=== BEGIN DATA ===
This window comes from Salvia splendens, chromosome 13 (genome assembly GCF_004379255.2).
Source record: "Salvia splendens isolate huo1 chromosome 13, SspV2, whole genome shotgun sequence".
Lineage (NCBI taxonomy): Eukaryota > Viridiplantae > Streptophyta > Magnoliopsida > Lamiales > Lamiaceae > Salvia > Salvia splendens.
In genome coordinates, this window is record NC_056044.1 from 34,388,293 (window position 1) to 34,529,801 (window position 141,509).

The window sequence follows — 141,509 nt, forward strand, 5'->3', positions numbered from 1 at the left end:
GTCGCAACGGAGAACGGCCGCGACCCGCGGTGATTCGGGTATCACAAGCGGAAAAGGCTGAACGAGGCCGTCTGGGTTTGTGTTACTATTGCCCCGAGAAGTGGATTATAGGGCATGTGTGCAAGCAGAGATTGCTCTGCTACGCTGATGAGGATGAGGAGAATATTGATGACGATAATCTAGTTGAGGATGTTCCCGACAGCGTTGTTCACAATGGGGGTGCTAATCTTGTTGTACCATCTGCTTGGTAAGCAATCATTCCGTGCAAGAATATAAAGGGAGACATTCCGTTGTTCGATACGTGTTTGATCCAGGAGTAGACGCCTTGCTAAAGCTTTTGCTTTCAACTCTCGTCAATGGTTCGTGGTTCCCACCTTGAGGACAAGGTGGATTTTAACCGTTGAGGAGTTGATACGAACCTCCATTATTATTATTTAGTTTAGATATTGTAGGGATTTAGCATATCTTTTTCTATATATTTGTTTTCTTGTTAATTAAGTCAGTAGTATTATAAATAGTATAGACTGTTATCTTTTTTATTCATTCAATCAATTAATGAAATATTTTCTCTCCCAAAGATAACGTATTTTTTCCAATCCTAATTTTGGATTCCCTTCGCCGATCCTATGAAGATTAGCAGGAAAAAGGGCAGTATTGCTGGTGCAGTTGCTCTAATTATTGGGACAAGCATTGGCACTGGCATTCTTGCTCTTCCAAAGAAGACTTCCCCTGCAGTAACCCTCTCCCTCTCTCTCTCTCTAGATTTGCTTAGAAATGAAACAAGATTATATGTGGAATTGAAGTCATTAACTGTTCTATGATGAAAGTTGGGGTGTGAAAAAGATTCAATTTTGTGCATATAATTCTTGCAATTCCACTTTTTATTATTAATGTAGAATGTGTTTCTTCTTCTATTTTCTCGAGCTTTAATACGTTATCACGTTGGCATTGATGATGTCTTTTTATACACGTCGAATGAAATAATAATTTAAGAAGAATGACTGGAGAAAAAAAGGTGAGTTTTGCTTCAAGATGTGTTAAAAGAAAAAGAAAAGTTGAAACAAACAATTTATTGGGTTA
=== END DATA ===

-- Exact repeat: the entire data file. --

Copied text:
This window comes from Salvia splendens, chromosome 13 (genome assembly GCF_004379255.2).
Source record: "Salvia splendens isolate huo1 chromosome 13, SspV2, whole genome shotgun sequence".
Lineage (NCBI taxonomy): Eukaryota > Viridiplantae > Streptophyta > Magnoliopsida > Lamiales > Lamiaceae > Salvia > Salvia splendens.
In genome coordinates, this window is record NC_056044.1 from 34,388,293 (window position 1) to 34,529,801 (window position 141,509).

The window sequence follows — 141,509 nt, forward strand, 5'->3', positions numbered from 1 at the left end:
GTCGCAACGGAGAACGGCCGCGACCCGCGGTGATTCGGGTATCACAAGCGGAAAAGGCTGAACGAGGCCGTCTGGGTTTGTGTTACTATTGCCCCGAGAAGTGGATTATAGGGCATGTGTGCAAGCAGAGATTGCTCTGCTACGCTGATGAGGATGAGGAGAATATTGATGACGATAATCTAGTTGAGGATGTTCCCGACAGCGTTGTTCACAATGGGGGTGCTAATCTTGTTGTACCATCTGCTTGGTAAGCAATCATTCCGTGCAAGAATATAAAGGGAGACATTCCGTTGTTCGATACGTGTTTGATCCAGGAGTAGACGCCTTGCTAAAGCTTTTGCTTTCAACTCTCGTCAATGGTTCGTGGTTCCCACCTTGAGGACAAGGTGGATTTTAACCGTTGAGGAGTTGATACGAACCTCCATTATTATTATTTAGTTTAGATATTGTAGGGATTTAGCATATCTTTTTCTATATATTTGTTTTCTTGTTAATTAAGTCAGTAGTATTATAAATAGTATAGACTGTTATCTTTTTTATTCATTCAATCAATTAATGAAATATTTTCTCTCCCAAAGATAACGTATTTTTTCCAATCCTAATTTTGGATTCCCTTCGCCGATCCTATGAAGATTAGCAGGAAAAAGGGCAGTATTGCTGGTGCAGTTGCTCTAATTATTGGGACAAGCATTGGCACTGGCATTCTTGCTCTTCCAAAGAAGACTTCCCCTGCAGTAACCCTCTCCCTCTCTCTCTCTCTAGATTTGCTTAGAAATGAAACAAGATTATATGTGGAATTGAAGTCATTAACTGTTCTATGATGAAAGTTGGGGTGTGAAAAAGATTCAATTTTGTGCATATAATTCTTGCAATTCCACTTTTTATTATTAATGTAGAATGTGTTTCTTCTTCTATTTTCTCGAGCTTTAATACGTTATCACGTTGGCATTGATGATGTCTTTTTATACACGTCGAATGAAATAATAATTTAAGAAGAATGACTGGAGAAAAAAAGGTGAGTTTTGCTTCAAGATGTGTTAAAAGAAAAAGAAAAGTTGAAACAAACAATTTATTGGGTTA